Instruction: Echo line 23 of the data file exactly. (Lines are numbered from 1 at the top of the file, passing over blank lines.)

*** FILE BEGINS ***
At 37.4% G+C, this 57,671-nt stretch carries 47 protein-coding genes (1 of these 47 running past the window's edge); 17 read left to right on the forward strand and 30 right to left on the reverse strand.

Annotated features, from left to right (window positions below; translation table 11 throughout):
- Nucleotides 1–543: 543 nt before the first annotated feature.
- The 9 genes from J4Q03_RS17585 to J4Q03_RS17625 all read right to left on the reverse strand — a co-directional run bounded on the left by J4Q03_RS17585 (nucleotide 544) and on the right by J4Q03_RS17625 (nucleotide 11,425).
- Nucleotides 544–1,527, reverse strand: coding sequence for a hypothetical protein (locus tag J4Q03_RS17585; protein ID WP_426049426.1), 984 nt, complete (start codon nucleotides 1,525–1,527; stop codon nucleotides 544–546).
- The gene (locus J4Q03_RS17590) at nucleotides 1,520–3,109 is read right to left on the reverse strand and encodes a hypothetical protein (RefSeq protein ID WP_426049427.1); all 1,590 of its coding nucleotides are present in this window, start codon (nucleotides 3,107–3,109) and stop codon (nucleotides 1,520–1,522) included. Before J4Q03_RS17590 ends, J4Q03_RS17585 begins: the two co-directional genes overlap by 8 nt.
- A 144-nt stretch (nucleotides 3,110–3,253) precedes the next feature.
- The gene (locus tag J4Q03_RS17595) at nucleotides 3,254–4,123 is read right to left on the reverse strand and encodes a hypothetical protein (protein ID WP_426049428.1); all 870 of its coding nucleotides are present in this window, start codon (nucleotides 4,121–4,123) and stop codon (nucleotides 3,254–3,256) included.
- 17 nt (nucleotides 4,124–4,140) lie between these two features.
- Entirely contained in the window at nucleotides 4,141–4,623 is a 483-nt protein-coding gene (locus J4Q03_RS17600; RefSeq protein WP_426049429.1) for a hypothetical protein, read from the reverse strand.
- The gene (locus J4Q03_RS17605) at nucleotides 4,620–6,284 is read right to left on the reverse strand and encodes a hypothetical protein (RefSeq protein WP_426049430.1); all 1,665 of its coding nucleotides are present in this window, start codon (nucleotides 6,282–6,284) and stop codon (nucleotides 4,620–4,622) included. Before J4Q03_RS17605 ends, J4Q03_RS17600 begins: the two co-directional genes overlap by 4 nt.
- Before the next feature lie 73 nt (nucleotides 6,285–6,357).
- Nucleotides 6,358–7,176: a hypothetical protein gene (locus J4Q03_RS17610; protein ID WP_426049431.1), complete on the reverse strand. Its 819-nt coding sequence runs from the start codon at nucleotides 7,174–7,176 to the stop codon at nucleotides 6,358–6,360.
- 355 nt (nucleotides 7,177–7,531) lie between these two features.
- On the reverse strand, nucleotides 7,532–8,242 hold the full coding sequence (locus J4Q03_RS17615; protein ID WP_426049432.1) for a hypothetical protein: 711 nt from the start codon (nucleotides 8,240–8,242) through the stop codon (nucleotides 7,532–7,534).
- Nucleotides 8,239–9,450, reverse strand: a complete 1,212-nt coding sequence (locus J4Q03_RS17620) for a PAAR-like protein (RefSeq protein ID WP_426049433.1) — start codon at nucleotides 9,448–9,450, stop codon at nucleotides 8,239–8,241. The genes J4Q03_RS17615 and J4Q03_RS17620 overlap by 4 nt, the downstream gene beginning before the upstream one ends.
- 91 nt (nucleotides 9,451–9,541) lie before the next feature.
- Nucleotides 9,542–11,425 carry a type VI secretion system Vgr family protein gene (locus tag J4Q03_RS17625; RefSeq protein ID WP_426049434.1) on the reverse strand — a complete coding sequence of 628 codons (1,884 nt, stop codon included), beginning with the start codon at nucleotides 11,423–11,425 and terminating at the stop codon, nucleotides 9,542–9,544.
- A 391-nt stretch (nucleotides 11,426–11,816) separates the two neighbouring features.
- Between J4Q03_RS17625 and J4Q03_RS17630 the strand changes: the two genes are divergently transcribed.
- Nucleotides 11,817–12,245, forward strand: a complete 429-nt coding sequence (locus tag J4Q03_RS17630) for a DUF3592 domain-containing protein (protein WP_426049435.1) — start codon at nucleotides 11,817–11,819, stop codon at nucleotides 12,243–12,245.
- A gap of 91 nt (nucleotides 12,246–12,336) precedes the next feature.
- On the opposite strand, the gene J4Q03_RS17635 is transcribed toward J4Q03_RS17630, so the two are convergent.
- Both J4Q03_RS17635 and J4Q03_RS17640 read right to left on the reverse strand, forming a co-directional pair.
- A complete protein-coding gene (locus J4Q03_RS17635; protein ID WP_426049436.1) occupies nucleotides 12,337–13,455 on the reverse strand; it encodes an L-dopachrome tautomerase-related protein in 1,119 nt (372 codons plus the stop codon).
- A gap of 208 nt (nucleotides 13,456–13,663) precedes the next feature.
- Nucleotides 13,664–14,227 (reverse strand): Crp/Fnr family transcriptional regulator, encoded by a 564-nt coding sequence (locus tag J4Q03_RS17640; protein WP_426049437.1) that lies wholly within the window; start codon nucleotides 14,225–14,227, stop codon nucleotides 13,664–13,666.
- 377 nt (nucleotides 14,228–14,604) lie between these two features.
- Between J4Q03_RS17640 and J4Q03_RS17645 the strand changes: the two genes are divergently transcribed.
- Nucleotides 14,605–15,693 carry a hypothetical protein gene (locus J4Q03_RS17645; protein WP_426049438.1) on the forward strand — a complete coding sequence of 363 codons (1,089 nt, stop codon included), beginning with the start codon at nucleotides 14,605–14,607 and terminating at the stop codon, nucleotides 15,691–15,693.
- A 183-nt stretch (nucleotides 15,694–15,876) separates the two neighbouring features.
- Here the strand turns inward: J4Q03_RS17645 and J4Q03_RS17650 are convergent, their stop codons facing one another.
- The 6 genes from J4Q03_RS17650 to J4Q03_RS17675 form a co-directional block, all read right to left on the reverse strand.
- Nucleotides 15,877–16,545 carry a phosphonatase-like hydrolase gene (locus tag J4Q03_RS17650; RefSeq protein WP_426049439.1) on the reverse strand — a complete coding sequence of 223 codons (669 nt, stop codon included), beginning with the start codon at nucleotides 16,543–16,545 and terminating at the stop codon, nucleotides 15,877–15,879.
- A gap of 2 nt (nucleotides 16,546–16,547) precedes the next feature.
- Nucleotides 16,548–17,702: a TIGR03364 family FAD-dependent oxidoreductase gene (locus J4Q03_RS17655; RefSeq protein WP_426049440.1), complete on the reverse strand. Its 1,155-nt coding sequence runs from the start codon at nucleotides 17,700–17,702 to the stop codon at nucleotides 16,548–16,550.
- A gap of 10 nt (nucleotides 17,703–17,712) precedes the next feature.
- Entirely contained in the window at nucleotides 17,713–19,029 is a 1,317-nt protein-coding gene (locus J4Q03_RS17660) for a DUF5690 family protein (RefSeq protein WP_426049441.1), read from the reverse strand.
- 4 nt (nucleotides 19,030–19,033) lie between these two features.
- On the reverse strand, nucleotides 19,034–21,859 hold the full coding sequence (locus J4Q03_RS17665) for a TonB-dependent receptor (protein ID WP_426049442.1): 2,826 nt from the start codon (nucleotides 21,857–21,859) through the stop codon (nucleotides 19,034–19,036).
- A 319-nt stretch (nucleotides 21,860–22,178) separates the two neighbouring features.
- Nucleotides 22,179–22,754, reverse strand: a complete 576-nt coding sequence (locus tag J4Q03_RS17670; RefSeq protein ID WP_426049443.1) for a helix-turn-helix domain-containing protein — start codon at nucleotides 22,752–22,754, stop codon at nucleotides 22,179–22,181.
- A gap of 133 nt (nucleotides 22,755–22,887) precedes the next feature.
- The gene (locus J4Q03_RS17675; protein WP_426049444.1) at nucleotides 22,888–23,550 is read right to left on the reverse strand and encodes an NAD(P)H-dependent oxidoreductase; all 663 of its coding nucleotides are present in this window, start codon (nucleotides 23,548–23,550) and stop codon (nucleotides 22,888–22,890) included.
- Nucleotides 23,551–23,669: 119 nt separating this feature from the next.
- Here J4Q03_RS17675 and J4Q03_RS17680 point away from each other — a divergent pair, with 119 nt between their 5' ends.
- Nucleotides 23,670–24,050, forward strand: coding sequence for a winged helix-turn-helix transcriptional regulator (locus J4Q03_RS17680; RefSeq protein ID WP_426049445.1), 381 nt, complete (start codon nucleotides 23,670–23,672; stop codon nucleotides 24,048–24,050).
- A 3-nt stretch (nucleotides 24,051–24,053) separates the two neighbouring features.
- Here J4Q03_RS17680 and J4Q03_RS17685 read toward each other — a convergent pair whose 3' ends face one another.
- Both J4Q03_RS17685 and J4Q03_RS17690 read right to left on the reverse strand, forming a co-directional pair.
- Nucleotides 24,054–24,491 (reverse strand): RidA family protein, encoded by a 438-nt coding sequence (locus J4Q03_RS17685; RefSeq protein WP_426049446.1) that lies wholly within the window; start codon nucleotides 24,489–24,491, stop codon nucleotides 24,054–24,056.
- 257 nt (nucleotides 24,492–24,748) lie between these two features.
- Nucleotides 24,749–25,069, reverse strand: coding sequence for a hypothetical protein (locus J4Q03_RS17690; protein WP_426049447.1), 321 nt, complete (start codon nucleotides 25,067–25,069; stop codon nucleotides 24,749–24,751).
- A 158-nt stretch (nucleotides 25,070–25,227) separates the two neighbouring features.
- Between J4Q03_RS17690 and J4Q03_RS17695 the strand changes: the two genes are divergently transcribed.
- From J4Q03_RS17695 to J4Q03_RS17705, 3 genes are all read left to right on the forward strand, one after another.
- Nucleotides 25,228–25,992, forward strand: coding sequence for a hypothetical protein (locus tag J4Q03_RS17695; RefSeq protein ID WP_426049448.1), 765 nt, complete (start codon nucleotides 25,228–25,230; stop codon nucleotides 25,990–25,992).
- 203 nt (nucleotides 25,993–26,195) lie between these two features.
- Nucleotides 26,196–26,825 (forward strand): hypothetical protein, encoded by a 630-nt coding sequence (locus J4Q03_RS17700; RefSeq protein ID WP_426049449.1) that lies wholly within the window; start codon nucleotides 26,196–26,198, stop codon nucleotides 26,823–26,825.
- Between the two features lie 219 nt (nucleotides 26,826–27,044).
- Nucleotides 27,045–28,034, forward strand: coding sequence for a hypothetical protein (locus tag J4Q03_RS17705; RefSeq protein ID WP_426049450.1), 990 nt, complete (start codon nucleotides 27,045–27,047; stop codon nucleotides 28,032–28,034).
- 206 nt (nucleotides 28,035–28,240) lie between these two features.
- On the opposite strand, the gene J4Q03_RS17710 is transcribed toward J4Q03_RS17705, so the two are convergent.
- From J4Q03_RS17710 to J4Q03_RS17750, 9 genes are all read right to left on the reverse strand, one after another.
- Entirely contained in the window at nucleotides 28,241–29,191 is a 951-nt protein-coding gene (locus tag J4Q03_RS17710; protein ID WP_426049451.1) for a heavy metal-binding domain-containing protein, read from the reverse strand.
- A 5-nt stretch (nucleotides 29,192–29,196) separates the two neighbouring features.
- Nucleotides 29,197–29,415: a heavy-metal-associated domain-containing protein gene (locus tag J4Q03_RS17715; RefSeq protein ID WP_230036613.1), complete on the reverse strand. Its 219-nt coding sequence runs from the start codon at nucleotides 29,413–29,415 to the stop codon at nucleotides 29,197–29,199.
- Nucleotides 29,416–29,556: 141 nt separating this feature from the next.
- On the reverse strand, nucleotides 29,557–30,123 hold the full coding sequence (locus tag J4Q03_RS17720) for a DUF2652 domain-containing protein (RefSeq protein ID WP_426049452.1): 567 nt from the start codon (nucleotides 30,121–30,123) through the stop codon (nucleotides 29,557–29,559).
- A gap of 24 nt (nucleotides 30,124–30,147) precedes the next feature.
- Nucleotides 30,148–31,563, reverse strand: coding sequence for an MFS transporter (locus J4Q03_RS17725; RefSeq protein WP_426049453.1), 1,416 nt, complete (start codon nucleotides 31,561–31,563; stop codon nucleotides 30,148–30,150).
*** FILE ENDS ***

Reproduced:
- On the opposite strand, the gene J4Q03_RS17635 is transcribed toward J4Q03_RS17630, so the two are convergent.